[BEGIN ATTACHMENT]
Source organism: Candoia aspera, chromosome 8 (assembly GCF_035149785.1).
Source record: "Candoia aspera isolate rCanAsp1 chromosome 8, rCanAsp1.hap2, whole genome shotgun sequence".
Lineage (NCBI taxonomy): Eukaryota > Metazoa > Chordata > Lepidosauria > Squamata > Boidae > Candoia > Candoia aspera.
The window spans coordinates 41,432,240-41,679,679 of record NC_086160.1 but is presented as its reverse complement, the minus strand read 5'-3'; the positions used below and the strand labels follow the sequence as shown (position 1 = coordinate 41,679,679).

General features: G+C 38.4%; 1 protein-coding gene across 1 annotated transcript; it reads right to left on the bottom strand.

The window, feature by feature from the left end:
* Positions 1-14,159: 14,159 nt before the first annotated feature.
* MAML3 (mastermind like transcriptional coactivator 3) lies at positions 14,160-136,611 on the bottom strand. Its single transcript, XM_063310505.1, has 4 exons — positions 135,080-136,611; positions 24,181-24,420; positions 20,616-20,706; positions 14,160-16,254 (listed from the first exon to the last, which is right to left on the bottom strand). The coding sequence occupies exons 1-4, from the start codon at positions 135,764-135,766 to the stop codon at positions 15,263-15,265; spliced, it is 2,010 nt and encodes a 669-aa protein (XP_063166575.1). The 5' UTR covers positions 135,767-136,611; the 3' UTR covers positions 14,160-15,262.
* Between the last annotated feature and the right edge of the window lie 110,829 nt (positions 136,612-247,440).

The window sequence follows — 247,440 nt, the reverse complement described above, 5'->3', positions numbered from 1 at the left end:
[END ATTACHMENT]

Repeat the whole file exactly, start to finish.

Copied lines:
Source organism: Candoia aspera, chromosome 8 (assembly GCF_035149785.1).
Source record: "Candoia aspera isolate rCanAsp1 chromosome 8, rCanAsp1.hap2, whole genome shotgun sequence".
Lineage (NCBI taxonomy): Eukaryota > Metazoa > Chordata > Lepidosauria > Squamata > Boidae > Candoia > Candoia aspera.
The window spans coordinates 41,432,240-41,679,679 of record NC_086160.1 but is presented as its reverse complement, the minus strand read 5'-3'; the positions used below and the strand labels follow the sequence as shown (position 1 = coordinate 41,679,679).

General features: G+C 38.4%; 1 protein-coding gene across 1 annotated transcript; it reads right to left on the bottom strand.

The window, feature by feature from the left end:
* Positions 1-14,159: 14,159 nt before the first annotated feature.
* MAML3 (mastermind like transcriptional coactivator 3) lies at positions 14,160-136,611 on the bottom strand. Its single transcript, XM_063310505.1, has 4 exons — positions 135,080-136,611; positions 24,181-24,420; positions 20,616-20,706; positions 14,160-16,254 (listed from the first exon to the last, which is right to left on the bottom strand). The coding sequence occupies exons 1-4, from the start codon at positions 135,764-135,766 to the stop codon at positions 15,263-15,265; spliced, it is 2,010 nt and encodes a 669-aa protein (XP_063166575.1). The 5' UTR covers positions 135,767-136,611; the 3' UTR covers positions 14,160-15,262.
* Between the last annotated feature and the right edge of the window lie 110,829 nt (positions 136,612-247,440).

The window sequence follows — 247,440 nt, the reverse complement described above, 5'->3', positions numbered from 1 at the left end: